The name is not the only reminder of Old World wine making. Frenchman’s Gulch makes red wines in the Bordeaux style; the 2005 Cuvée blends cabernet sauvignon (52%), merlot (28%) and cabernet franc(20%). Wine Press Northwest made it their wine of the week on May 6, 2008. Taste this, the Merlot, Syrah or Chardonnay and experience hand-crafted Northwest wines made in thin air.
The Frenchman’s Gulch Winery and Tasting Room is located at 360 9th Street, Suite 9 and 10 in Frenchman’s Place in Ketchum. Tastings: Wednesday through Saturday from three to six p.m. or by appointment. 208.726.0118. And Frenchman’s Gulch.
Alan Minskoff, writer and wine drinker, lives in Boise, teaches in Caldwell and logs in hundreds of road miles visiting wineries and writing about it.
VANTAGE POINT – an artist’s statement from Paul
Throughout the course of this year, this photographer will endeavor to portray the wine country’s rugged vistas, its fascinating vastness and “big sky” feel. The scenes are near, they are far. They have texture and even nobility. Their scope hints at details: crunchy, sandy, timeless volcanic grains; soft greens and tempered browns. The details–Nature’s and Man’s–mark the winemakers’ and grape growers’ craftmanship and care, expertise and passion. Together, scene and detail fomr the background for a story of effort and sometimes of loss; a story of endurance and success.
It is a marvelous American story in the Western tradition.
It is firmly in the tradition of wine makers the world over.
NICE AS A VINEYARD DOG from Paul
I’m going to be rash and declare there’s nothing nicer than a vineyard dog. No junkyard creatures, they. Rather, they seem genuinely joyous and proud representatives, energetic in their welcoming woofs and spontaneous (although perhaps well-practiced, maybe even rehearsed) nuzzling. Their hyperkinetic spirals and leaps…just happy to see you. Soit le bien venu. And were they so inclined, they’d be the first to bound from the tasting room with a glass in paw of ruby Merlot, offering to make you feel quite welcome. Ah, what a photo. Bo, chief dog in residence at Frenchman’s Gulch Winery is such a chap. Although he moves rather slowly.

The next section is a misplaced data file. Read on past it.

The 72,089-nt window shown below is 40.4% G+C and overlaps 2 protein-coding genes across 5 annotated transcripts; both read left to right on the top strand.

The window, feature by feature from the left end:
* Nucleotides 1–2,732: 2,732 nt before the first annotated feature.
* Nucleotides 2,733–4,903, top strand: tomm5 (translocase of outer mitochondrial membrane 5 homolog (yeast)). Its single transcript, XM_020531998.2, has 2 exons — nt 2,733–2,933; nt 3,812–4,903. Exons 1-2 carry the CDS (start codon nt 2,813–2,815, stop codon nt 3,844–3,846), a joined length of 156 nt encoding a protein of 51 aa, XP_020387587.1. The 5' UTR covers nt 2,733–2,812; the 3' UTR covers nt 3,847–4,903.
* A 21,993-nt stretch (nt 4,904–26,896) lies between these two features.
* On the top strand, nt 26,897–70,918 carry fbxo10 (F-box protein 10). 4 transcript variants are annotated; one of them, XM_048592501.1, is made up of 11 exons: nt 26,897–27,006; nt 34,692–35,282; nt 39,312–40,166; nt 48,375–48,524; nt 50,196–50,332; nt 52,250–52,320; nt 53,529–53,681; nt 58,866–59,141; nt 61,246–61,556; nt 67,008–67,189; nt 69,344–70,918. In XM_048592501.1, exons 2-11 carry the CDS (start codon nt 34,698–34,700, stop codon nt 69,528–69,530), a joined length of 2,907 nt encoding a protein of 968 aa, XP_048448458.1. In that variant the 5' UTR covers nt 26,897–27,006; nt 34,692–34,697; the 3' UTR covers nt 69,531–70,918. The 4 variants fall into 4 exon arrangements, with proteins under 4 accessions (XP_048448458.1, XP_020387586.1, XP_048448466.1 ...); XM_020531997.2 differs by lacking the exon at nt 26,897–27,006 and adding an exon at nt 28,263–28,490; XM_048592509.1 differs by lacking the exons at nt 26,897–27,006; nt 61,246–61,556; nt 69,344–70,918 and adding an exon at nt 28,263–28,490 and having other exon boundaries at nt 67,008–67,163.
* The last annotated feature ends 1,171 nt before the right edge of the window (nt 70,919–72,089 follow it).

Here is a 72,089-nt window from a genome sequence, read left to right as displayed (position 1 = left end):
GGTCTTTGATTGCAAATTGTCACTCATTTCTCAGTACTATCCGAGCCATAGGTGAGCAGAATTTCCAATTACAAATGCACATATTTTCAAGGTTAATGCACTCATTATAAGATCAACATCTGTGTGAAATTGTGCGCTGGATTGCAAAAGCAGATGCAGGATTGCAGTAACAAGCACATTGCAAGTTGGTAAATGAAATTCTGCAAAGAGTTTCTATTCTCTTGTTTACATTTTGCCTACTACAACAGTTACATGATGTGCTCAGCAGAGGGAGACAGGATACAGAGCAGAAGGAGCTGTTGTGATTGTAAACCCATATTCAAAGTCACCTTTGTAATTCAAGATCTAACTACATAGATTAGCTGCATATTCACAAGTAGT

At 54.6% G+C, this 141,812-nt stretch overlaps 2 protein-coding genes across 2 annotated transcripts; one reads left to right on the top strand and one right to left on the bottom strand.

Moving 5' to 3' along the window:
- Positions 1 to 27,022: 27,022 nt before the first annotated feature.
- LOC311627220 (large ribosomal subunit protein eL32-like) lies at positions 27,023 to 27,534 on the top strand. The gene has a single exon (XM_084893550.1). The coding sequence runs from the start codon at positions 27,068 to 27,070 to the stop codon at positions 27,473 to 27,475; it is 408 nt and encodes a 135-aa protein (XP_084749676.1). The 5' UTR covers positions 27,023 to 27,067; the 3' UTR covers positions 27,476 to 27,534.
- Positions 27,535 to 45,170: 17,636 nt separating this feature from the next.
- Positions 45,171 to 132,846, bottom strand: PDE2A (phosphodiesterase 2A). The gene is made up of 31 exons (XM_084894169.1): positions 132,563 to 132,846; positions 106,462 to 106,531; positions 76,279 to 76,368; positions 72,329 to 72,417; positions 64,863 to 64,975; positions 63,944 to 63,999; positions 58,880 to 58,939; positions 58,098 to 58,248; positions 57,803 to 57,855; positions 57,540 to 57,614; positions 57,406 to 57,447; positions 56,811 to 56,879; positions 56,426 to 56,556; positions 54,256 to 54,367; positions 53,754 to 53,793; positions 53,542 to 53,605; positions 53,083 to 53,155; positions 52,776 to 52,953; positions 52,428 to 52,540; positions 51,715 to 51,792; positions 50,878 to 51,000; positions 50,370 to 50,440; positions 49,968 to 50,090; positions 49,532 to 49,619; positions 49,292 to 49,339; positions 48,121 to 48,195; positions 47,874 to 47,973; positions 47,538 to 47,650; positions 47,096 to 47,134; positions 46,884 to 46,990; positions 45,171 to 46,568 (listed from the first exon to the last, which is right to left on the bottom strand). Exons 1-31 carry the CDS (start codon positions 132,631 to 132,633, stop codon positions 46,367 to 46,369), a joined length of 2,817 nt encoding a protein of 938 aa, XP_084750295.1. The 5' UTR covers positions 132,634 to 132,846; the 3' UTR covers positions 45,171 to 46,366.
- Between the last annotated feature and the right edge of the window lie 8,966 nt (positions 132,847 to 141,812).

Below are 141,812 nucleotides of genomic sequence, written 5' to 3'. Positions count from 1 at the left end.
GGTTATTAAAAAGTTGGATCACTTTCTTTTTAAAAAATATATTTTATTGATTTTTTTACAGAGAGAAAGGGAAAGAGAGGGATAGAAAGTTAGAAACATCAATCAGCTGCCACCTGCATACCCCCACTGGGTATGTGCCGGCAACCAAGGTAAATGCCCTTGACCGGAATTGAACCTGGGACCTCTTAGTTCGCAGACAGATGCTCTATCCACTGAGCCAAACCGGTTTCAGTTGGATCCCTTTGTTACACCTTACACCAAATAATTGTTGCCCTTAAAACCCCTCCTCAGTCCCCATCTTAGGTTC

But, there is a problem. Yes. Yes, there is. A warning to all photographers who pine for photographic glory (“Trust the lens, Luke”) and search for that enduring, timeless photo beloved by all: getting even a Westminster show dog to do the right thing, in the right place and right time would be a challenge. Vineyard dogs have a mind all their own.
The dogs, of course, are unaware of the (your) problem. Cats, by contrast, are unmistakably, utterly aware. They just don’t care.
It’s just that dogs, however amiable, just don’t seem to understand the artistic endeavor. I suspect that the dogs of more sophisticated pallete are willing to respond to French commands. You know, sauter! revenir! retourner! assuming you use a Bordelaise accent. But when it comes to getting their cooperation for that perfect alignment of animal and plant, mountain, sunlight and stream…well, get down low and a flopping tongue lathers the lens. (I suppose you could call the result, “art.”) Move to the right, your out of composition; move left, the furry wonders think it’s time for a treat.
Photographing them is harder than it looks. Maybe I should pour them a generous Malbec.